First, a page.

|Apr-08-14|| ||Riverbeast: Just an incredible game by Fischer|
|Apr-08-14|| ||Marmot PFL: <The USCF provided Fischer with a computer and a second for his planned match with Anand in 1990. There's no reason to think he wouldn't have used them.>|
Never heard anything about such a match. 1990 computers still weren't anywhere near good enough to be of much use to top GMs. In any case if Fischer declined to play Anand I'm sure he made the wise decision.
|Apr-08-14|| ||Petrosianic: <thegoodanarchist> <Get real. If we want to debate the hypothetical, you aren't going to stop us with your pointless pronouncements.>|
If you didn't understand the point, I'll be glad to try to put it another way. I don't object to debating hypothetical questions, it just seems pointless to compare real players to hypothetical ones. You can say "My hypothetical player beats your real one", but so what? I can invent a hypothetical player that beats your hypothetical player. And you can return the favor.
I don't mind speculating on what Morphy or Fischer might have done, but my appreciation of them doesn't depend on hypotheticals. I don't appreciate Morphy because he woulda coulda shoulda beat Steinitz, but because of what he actually did do. Same with Fischer. Some people seem unable to appreciate Fischer without convincing padding his resume with fictional successes (beating Karpov in 1975, beating Nakamura now, defending his title against Kasparov in 1993, winning at Curacao, and scores of other things he never actually did).
|Dec-19-14|| ||ToTheDeath: Classic Fischer here- if you find yourself playing a knight against bishop endgame against Bobby you might as well resign.|
|Jul-22-15|| ||brendonfire: I think Fischer considered computers to be the death of intuition. Him and Tal both had great respect for each other because they understood the game at an intuitive level. I think the rise of chess engines contributed to Fischer's resentment of the game in the latter years of his life. All we can do is speculate about how his games may have looked like and what lessons we could learn because he refused to play for the majority of his life. Politics and the need to attain a more civil society through technological enhancement deprived the world of the best that the pure human imagination may have been able to offer. R.I.P. Bobby Fischer and Mikhail Tal!|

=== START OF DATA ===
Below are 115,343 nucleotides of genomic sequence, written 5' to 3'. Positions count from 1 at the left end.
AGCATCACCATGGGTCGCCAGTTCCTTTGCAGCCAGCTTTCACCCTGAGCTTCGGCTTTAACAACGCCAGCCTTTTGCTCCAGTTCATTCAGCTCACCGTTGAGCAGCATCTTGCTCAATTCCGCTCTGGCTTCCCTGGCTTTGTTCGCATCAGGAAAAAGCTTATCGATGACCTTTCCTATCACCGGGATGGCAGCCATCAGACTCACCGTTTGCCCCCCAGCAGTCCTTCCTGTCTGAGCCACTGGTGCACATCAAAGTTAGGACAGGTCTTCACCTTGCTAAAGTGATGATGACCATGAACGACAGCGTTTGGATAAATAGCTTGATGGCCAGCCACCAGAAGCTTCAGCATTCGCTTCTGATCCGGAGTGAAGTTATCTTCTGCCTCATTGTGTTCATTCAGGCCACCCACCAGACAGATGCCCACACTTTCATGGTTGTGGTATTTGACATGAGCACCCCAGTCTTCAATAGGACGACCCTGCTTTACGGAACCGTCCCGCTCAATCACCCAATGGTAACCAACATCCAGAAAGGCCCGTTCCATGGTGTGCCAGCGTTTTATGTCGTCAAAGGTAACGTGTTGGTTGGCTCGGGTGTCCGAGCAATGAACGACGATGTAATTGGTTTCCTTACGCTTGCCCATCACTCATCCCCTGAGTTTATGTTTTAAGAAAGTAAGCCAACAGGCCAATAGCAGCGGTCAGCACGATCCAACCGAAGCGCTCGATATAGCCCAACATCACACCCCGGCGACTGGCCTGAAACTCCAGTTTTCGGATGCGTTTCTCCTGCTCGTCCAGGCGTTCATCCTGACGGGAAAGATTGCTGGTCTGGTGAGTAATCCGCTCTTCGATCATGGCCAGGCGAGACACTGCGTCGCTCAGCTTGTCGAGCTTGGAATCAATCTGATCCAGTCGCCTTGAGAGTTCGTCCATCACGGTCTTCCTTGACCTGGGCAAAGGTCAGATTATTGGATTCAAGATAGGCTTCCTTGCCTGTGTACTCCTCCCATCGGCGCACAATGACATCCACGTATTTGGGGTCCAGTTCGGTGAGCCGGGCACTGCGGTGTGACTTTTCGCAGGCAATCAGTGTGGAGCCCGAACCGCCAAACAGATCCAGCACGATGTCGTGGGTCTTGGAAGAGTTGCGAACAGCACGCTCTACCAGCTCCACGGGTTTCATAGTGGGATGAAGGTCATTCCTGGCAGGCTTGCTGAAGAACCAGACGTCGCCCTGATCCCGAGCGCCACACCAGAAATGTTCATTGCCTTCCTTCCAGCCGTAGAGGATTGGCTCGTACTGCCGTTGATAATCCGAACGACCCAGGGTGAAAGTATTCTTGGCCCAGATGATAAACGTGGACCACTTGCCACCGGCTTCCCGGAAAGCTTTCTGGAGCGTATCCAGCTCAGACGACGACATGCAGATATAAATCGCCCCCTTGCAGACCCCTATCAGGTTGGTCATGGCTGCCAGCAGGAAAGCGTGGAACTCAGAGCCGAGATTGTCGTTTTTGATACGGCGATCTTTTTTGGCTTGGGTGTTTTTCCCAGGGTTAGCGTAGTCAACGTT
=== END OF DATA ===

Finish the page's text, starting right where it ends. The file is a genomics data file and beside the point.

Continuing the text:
|Jul-22-15|| ||Sally Simpson: Hi brendonfire,
Fischer & Computers.
Fischer would have embraced Databases as a real Godsend. Every players game at the click of a switch!
Even more grateful would have been Bob Wade who at Bobby's request wrote out 1,000+ of Spassky's games for him to study.
Fischer was not too pleased with the original layout so Bob (not Bobby) had to it all again.
Regarding todays's analysing machines. Like all good players Bobby would have looked at what was being offered and judged for himself if it was OK.
The majority of the click cut and paste brigade who post analysis with such great authority would not have a clue how to continue the game.
|Jul-22-15|| ||diceman: <Fischer & Computers.>|
Bobby would use a computer.
...if only to see if the rest of the world caught up with him.
|Jul-22-15|| ||john barleycorn: Fischer was given a computer and chess programmes/databases before the '92 match. I remember his girl Zita said so in an interview.|
And of course he still had Greenblatt in the closet.
|Jul-22-15|| ||AylerKupp: <Sally Simpson> brings up a good point, there are different chess-related aspects of using computers. Surely Fischer, who had a voracious appetite for any games played by the top and not-so-top players, would have embraced game databases. I suspect that he also would have embraced endgame tablebases as a learning experience since many of them have uncovered possibilities in endgames that were not previously known until tablebases became prevalent. And, like it or not, there is no point in arguing against either perfect play or Einstein's theory.|
Of chess engines I am less sure. What would he use them for? After all, this is a player who took pride that he never made a mistake in analysis. Perhaps after he played enough games against chess engines he might have convinced himself that they might be OK and had some use.
|Jul-22-15|| ||perfidious: <AJ....(Lombardy) was bored, and reading the book, "Jaws," while he destroyed just about everyone.>|
When we met in the 1986 New England Open, he wasn't reading any book--he won only with difficulty.
|Jul-22-15|| ||Sally Simpson: Jaws was on the cover of the book - inside the cover was MCO (well maybe not...Jaws is a much better read.)|
|Oct-13-15|| ||PugnaciousPawn: Fischer's 10. h4 fascinates me for some reason. He was always on the hunt. Always hunting the king.|
|Dec-06-16|| ||Ibisha Biscotto: oh my, that DSB put in werk.|